CDC can say 'fetus,' insists there's no ban on words

  • CDC can say 'fetus,' insists there's no ban on words

CDC can say 'fetus,' insists there's no ban on words

In a letter to Mick Mulvaney, director of the White House Office of Management and Budget, the organization demanded that the policy be withdrawn.

It is not unknown for budget guidance on phrasing like this to be transmitted. It provided just one exception: the words could be used "when the terms are referenced within a legal citation or part of a title".

Officials at the Centers for Disease Control and Prevention, the very agency tasked with saving and protecting the lives of the most vulnerable, are now under order by the Trump administration to stop using words including "vulnerable" in 2018 budget documents, according to The Washington Post. But HHS officials did not clarify or answer any other questions. "It's about a budget strategy to get funded".

As news of the word ban spreads at the CDC, the analyst expects growing backlash.

"Disease treatment and prevention must be driven by science and evidence". He noted, "This was all about providing guidance to those who would be writing those budget proposals".

"You need to use whatever language you need to describe the problem", he said. "The idea that it's all a misunderstanding is laughable".

A government official added, "It's absurd and Orwellian, it's stupid and Orwellian, but they are not saying to not use the words in reports or articles or scientific publications or anything else the CDC does".

Lloyd said the document originated within HHS.

Others, outside the agency, are already responding with their own choice words. HHS staffers may have crafted language aimed at courting favor with lawmakers, Cole said.

"The Trump administration is full of risky science deniers who have no business near American public health systems like the CDC", she continued.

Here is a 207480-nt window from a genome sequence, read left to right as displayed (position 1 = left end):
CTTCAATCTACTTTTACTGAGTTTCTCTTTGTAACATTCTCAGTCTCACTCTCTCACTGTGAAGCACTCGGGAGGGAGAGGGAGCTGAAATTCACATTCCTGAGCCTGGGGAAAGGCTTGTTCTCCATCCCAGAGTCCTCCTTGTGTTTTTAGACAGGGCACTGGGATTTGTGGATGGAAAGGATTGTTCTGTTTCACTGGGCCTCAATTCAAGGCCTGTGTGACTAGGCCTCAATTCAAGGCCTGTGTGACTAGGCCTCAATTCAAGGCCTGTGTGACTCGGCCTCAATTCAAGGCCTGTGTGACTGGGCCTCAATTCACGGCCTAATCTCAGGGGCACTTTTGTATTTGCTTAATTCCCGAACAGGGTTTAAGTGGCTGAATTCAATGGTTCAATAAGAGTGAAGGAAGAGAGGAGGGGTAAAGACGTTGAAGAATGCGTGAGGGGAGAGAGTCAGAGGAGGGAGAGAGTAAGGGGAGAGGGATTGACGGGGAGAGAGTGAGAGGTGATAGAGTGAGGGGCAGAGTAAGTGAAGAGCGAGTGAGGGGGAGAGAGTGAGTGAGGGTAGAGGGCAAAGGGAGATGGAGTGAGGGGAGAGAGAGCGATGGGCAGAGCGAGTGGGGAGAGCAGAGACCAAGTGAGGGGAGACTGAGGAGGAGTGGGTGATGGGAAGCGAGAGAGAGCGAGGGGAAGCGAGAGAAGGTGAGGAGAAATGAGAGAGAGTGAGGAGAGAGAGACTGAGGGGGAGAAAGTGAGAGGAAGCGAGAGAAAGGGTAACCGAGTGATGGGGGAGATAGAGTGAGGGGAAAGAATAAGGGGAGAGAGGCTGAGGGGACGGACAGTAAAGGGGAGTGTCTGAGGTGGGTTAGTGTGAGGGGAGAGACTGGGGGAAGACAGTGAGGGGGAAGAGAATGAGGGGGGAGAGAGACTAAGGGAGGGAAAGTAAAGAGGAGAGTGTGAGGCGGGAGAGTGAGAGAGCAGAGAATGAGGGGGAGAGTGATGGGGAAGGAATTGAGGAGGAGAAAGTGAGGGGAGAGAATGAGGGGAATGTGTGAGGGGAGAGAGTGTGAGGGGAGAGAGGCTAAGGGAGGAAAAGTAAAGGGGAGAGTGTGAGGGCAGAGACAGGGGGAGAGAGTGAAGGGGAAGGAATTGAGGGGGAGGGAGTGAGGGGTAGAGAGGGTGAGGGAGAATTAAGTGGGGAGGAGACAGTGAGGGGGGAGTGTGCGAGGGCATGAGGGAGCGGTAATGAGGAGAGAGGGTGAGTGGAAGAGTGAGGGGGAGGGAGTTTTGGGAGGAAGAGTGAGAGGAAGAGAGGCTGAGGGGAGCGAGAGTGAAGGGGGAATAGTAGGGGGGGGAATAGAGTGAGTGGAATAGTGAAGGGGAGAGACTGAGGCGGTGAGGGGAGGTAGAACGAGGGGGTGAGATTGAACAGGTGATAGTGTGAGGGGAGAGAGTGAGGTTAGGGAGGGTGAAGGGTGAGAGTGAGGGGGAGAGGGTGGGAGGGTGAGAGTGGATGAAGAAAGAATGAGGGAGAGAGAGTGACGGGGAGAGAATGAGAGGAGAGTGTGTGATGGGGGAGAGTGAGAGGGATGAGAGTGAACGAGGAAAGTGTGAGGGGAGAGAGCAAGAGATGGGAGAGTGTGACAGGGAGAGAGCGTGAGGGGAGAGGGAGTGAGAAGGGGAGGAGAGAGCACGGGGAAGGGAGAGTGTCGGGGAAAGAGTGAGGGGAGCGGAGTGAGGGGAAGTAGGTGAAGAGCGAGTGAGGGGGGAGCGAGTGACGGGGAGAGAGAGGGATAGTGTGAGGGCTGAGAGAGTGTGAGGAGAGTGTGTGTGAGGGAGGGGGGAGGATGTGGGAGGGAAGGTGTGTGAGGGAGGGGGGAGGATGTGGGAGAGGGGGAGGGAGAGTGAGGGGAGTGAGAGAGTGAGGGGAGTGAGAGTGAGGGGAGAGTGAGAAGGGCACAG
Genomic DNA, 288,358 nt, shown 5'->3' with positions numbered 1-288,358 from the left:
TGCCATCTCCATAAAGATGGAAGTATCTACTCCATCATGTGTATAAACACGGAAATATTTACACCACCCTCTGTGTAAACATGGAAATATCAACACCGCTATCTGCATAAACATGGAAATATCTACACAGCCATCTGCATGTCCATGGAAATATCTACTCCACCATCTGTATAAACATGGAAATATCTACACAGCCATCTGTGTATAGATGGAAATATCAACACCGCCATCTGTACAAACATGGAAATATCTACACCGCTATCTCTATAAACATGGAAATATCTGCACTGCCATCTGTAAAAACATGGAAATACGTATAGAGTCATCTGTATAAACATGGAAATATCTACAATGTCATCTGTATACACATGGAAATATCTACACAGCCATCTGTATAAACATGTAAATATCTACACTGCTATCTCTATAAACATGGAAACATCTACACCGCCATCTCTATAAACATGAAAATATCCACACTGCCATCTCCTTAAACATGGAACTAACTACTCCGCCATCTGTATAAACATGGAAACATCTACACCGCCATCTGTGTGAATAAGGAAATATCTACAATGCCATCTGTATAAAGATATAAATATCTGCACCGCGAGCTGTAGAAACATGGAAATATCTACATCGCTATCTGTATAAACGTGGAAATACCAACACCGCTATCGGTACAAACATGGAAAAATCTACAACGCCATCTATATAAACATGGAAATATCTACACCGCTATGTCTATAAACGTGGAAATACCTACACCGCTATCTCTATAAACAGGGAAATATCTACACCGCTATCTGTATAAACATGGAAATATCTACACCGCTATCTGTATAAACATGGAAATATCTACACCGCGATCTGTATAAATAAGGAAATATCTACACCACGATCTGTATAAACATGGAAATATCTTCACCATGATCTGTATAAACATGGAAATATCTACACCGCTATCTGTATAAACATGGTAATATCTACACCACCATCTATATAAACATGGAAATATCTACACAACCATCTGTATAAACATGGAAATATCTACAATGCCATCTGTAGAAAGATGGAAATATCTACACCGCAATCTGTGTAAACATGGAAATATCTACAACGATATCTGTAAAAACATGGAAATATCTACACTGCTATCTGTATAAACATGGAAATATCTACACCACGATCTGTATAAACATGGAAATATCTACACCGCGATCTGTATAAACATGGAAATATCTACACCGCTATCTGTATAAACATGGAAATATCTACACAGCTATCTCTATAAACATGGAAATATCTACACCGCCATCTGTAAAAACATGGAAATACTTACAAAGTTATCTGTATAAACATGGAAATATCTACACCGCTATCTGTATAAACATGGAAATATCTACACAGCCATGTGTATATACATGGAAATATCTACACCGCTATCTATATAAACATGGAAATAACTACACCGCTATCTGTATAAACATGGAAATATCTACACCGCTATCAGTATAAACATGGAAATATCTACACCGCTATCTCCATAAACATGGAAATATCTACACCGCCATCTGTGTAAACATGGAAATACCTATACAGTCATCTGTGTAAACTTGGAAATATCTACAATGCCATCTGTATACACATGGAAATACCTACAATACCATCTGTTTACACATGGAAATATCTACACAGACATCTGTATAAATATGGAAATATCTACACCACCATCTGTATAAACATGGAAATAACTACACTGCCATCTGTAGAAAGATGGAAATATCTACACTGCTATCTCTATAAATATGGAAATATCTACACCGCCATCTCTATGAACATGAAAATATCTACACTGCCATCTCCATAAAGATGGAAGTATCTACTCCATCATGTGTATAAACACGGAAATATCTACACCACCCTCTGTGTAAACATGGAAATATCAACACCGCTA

Pallone is the ranking Democrat on the House Energy and Commerce Committee, and Murray is the ranking Democrat on the Senate Health, Education, Labor and Pensions Committee. Frank Pallone Jr. (N.J.), pressed HHS Acting Secretary Eric Hargan to provide "information and documents regarding how and why the prohibition is being implemented across the Department".

In a 90-minute briefing on Thursday, policy analysts at the nation's leading public health institute were presented with the menu of seven banned words, an analyst told the paper. She said they were "vulnerable, diversity, and entitlement". Both staff members spoke under the condition of anonymity.

The phrases include "vulnerable", "entitlement", "diversity", "transgender", "fetus", "evidence-based" and "science-based". Rather than "science-based", for example, analysts could say, "CDC bases its recommendations on science in consideration with community standards and wishes". During that discussion, the word "transgender" also came up, and the senior official also told the group it was a word to be avoided.

Another source inside the CDC claimed that although a meeting took place, no words were "forbidden". He said the four other words were brought up by participants in the meeting, not by the senior official. "They're saying not to use it in your request for money because it will hurt you". "These were words that were brought up by people in the meeting due to their prior experience in formulating the CDC budget".

An unnamed Health and Human Services official also told the health news website Stat that it wasn't accurate to say that CDC staff was prohibited from using the seven words.